3. You should at least file for a patent to protect your idea. But If I were you, I would document my Idea, put it in an envelop, and register mail it to myself. And when I receive it, I would not open the envelop, and save it, and hope that I you never need it. That would be the cheapest way to protect your idea and it would hold in the court of law if anyone tries to steal you invention.
What good is that? All countries are now first to file for patent rights. The U.S. was the last holdout, but the U.S. moved to first to file in 2013.

randomguy
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Re: How to build hardware for a product protoype ?

Post by randomguy » Tue Sep 17, 2019 7:09 pm

assadshafie wrote:
Tue Sep 17, 2019 6:22 pm

The most important thing is the idea itself. If your idea is a good one producing it is the easy part.

Good luck.
Ideas are worthless and actually building a useable product is the hard part. Look at all the Kickstarter projects with ideas that can't make anything. Executing is really hard.

As far as prototyping it depends. Some products need to be close to actual product to be usable(think a wearable) for prototyping. Others just need to work and can be 10x bigger , use 100x the energy, and so on. You need to figure what your prototype is for. Is it to test your idea(can sensor x do y) or are you farther down the actual product path (I can do it but need to be able to it for 50 bucks an a package y big). I am guessing(not knowing details) there is some combo of ardunio modules that do roughly what you want That would be my starting spot for research.

2babogle
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Re: How to build hardware for a product protoype ?

Post by 2babogle » Tue Sep 17, 2019 8:44 pm

I recommend you file the patent and get a working prototype for the key functionality using a pi, arduino, etc. However, as was stated earlier, the hard work is the product, the patent is easy (but critical for long term commercial success). Once you get the product technically proven, you can get a hardware company to get it into your form factor and produced.

gnujoe2001
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Re: How to build hardware for a product protoype ?

Post by gnujoe2001 » Wed Sep 18, 2019 6:39 pm

Build and prove out your concept as much as you can with vendor evaluation boards and modules. E.g. ST Discovery boards pull out a lot of I/O to header pins/sockets. Most sensor chip makers will offer a breakout module so that you'll only need to wire power, ground, and signal/data. You can breadboard or solder board other supporting components but that gets tedious if parts are only available as surface mount.

If you're not already familiar and have EDA tools like Altium, there are some PCB companies that offer their design tool for use. Years ago I used ExpressPCB and their tool was easy and good enough for that one off test board. Low qty pricing for small 2 layer board was reasonable.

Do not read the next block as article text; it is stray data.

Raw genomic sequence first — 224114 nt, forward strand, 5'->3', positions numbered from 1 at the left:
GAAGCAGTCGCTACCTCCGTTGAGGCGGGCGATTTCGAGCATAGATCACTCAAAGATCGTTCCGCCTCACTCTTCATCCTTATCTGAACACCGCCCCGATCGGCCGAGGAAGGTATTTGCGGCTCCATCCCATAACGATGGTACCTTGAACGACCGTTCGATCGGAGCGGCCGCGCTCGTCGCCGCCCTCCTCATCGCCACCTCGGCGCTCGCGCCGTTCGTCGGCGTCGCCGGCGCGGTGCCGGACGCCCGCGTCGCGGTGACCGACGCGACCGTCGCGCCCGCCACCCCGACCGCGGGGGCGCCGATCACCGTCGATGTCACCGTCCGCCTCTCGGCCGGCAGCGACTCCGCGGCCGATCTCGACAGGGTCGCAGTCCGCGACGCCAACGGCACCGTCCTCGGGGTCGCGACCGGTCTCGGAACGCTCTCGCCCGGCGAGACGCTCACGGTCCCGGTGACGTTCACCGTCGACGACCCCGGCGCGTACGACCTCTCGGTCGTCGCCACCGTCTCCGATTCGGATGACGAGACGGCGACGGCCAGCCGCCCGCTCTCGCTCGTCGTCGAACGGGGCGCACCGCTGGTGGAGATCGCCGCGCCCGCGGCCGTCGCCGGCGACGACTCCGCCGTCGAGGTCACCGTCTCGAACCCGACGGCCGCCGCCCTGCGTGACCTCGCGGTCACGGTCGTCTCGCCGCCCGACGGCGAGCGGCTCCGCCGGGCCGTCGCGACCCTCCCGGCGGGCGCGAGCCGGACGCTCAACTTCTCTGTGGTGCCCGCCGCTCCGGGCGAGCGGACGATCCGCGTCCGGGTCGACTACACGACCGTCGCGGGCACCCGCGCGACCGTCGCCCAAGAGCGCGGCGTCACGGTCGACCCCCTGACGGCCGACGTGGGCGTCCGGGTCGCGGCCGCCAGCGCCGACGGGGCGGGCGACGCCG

If you plan to assemble boards yourself be sure to select part packages that match your abilities ...dont pick BGA parts if you're not set up to work w them.


Best wishes ahead!

livesoft
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Re: How to build hardware for a product protoype ?

Post by livesoft » Wed Sep 18, 2019 6:44 pm

How much does filing a patent cost nowadays? $5,000? $10,000? What are the annual fees to maintain it?
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varactor
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Re: How to build hardware for a product protoype ?

Post by varactor » Wed Sep 18, 2019 8:24 pm

tripalways1978 wrote:
Tue Sep 17, 2019 11:32 am
I am an computer engineer ... thinking of developing a product
Hi tripalways1978! I'm a long-time Boglehead lurker but your post drew me out.

The design will be a great undertaking, but a satisfying one if you enjoy learning new skills. A well-designed product can be fabricated and distributed in a largely automated way, leaving you to potentially benefit from a great economy of scale - but it requires a lot of unpaid work up front. If you're going to tackle this yourself, be sure you enjoy working on this project - that way even if the product is a flop it will still have been worth it for the enjoyment!

I do this stuff as a hobby (I have a professional career in an unrelated field) so take my advice with a grain of salt. I can tell you that it's the most enjoyable and satisfying hobby I've ever had, and it's fun making a little money on the side from it. Here are a few resources and tips I hope you find useful: